CALIFORNIA | Californian rosés of 2013

Pedroncelli Zinfandel Rosé, Dry Creek
Crafting rosé since 1954, Pedroncelli chose to make a point on the label that theirs was Dry Zinfandel to make it crystal clear that this was not the White Zinfandel crime committed elsewhere. No. This instead is home grown Dry Creek Valley Zinfandel. It showcases the best of this land and its favored variety –making this an all American classic all its own. This rosé is especially engaging both in fragrance and texture because it is a blend of 50% free-run juice and 50% rosé de saignée then married in stainless steel to keep its edge and flex –truly dynamic and one-of-a-kind. As our dear friends in the Pedroncelli family tell us, “fresh aromas of rose petals and sweet strawberry jam meet in the bouquet. Cherry, vanilla and red berry flavors are highlighted in our Rosé. The wine is balanced with crispness and a refreshing fruity finish.” Trustworthy palates are worth relaying in turn in kind. Hats off to improving on high standards.

Cline Mourvèdre Rosé, Sonoma
A lovely rosé made from Mourvèdre planted over a century ago to Contra Costa County (named for being the coast opposite the bay from San Francisco), this maybe the closest California gets to the great rosés of Bandol –France’s great spiritual home of the Mourvèdre variety and in the 2013 vintage in particular the closest in terms of fragrance and character. Tangy red cherries and those tiny, aromatic alpen strawberries are the voices that propel past the chorus of its floral fragrance while a low note of anise blooming in a hot pan throws these further into relief. Drier and more dynamic than previous years, this rosé is all the better for food pairings with enough acidity to make a nice match for charcuterie or rillettes but with a plush and polished texture this is such an easy rosé to sip here and now without any food at all. It is a beautiful pink rose-petal rosé with just enough pomegranate sort of tannin to lend grip without rocking this perfect little boat –an excellent chilled accompaniment for spicy foods, chicken Provencal, salmon or Teriyaki.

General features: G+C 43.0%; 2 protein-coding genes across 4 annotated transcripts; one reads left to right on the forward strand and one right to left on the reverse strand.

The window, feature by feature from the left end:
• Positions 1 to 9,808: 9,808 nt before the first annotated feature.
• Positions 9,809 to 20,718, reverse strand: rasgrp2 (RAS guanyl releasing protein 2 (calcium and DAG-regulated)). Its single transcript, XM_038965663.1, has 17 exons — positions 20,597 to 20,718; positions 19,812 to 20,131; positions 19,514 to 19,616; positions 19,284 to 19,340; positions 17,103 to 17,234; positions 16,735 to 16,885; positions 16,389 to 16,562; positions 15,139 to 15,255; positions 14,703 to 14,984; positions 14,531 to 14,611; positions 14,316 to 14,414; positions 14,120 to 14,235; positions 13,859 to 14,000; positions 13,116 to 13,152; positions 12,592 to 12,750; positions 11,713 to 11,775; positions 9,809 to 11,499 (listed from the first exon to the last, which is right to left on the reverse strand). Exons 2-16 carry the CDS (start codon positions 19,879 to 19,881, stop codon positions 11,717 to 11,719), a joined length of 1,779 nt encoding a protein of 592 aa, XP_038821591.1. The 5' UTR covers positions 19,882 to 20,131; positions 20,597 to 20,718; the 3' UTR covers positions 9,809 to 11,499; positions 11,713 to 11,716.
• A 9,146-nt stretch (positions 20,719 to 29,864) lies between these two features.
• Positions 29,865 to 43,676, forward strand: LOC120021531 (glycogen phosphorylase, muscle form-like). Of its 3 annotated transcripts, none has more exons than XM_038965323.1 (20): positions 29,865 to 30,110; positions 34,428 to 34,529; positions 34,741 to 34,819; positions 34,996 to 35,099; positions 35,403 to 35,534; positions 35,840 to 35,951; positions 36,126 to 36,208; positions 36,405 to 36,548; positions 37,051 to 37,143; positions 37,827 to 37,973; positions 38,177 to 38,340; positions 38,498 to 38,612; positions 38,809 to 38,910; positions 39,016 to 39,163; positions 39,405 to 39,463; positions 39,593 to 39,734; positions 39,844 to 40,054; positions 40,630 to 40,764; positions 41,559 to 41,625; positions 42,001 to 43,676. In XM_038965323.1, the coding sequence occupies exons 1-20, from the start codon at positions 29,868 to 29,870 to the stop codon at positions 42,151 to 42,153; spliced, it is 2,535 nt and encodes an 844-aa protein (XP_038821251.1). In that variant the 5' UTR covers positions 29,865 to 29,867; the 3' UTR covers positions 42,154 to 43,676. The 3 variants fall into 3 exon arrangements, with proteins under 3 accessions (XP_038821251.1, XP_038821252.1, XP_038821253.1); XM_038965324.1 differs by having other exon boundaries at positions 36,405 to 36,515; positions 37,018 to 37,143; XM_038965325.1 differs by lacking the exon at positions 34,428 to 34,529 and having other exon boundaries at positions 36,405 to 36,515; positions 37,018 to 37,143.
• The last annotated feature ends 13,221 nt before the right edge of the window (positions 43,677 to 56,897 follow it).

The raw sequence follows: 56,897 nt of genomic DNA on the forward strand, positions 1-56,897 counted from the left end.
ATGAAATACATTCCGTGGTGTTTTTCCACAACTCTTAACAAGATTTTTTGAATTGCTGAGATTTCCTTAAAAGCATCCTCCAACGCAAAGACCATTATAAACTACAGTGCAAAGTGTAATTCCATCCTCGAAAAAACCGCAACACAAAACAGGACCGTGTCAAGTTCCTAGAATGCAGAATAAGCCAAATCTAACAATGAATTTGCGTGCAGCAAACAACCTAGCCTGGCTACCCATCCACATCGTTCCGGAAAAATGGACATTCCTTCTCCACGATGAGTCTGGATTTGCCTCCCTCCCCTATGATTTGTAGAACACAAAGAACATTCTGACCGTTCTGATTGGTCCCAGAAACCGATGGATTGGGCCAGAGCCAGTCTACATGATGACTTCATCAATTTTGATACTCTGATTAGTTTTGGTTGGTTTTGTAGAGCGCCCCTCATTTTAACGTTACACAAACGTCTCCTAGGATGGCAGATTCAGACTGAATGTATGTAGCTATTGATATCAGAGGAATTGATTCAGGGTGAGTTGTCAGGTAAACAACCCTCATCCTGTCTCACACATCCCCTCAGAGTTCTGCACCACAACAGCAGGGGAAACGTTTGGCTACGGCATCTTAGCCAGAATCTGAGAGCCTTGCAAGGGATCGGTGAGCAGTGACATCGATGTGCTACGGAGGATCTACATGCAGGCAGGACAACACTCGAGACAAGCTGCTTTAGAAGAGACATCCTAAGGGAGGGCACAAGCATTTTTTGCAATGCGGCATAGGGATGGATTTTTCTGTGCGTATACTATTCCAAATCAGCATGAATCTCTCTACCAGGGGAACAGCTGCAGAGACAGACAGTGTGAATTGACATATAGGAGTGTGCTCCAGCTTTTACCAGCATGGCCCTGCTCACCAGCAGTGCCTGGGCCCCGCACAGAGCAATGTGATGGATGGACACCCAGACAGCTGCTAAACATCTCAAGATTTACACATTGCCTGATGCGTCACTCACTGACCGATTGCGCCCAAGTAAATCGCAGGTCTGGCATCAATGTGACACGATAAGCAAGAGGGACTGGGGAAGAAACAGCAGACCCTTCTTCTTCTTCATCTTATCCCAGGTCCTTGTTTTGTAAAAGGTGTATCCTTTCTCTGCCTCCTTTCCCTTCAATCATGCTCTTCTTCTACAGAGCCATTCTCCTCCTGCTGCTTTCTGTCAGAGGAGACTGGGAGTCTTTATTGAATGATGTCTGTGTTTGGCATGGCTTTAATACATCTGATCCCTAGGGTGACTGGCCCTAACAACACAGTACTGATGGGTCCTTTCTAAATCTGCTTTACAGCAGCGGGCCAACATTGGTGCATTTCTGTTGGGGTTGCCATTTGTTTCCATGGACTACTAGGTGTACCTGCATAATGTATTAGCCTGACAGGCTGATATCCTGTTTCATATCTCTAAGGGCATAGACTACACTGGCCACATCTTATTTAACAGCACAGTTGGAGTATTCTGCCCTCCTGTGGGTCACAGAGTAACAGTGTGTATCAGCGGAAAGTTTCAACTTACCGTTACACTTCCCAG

Alexander Valley Vineyards Sangiovese Rosé, Sonoma
100% Sangiovese | No oak | Winemaker’s comments: “Wine drinkers love this wine, but few realize how much work is involved. The fruit arrives at the winery, goes into the tanks and a few hours later our staff has to drain off the juice and dig out the wet heavy skins. It is no fun for the staff, but it is how we achieve the perfect color, aromatics and flavor! 2013 was another vintage for the record books. While this was an almost perfect growing season, it started with one of the driest springs on record. Throughout the summer we had a warm growing season and as a result the Sangiovese for our Rosé reached peak maturity about a week earlier than in 2012. Our Rosé is recognized by critics and wine lovers as one of the best in the country. This vintage is similar in color to the 2012 with a light pink/salmon hue. Aromas of wild strawberry, watermelon, raspberry and mint explode out of the glass. The flavors of strawberry, peach, berry and a hint of minerality keep you coming back for another sip. The 2013 is a rich Rosé with a very long aftertaste and is sure to be a hit in warm weather!”

Tablas Creek Patelin de Tablas Rosé, Paso Robles
73% Grenache 22% Mourvedre 5% Counoise | In the Provençal tradition, this is a blend of three Rhône varieties Grenache, Mourvèdre and Counoise planted to the limestone rich parcels of Paso Robles. Like most rosé wines from the Rhône Valley, it is based on the bright strawberry fruit and fresh acidity of Grenache, with additions of darker fruit, structure and spice from Mourvèdre and Counoise.

Grapes for the Patelin de Tablas Rosé are sourced from three limestone-rich regions of Paso Robles: the warmer, higher-elevation Adelaida Hills near Tablas Creek, the cool, coastal-influenced Templeton Gap to our south, and the moderate, hilly El Pomar to our south-east.  These regions provide structured, mineral-laced fruit and excellent acidity.

The 2013 vintage was our earliest harvest on record, accelerated by the low yields from our second consecutive drought year and a consistently warm summer without the heat spikes or cold stretches that can delay ripening.  The net result was a blockbuster vintage, with excellent concentration, refined tannins and good freshness: a vintage that should be impressive and approachable young, but with the stuffing to age.

The bulk of the Patelin de Tablas Rosé is Grenache, picked and direct-pressed into stainless steel tanks with minimum skin contact.  This was supplemented with saignée lots (bleedings) from Mourvèdre and Counoise in the cellar to provide some color and structure.  Only native yeasts were used in the fermentation. After fermentation, the wines were blended and cold-stabilized, and bottled in February 2014.

Lioco Indica Rosé, Mendocino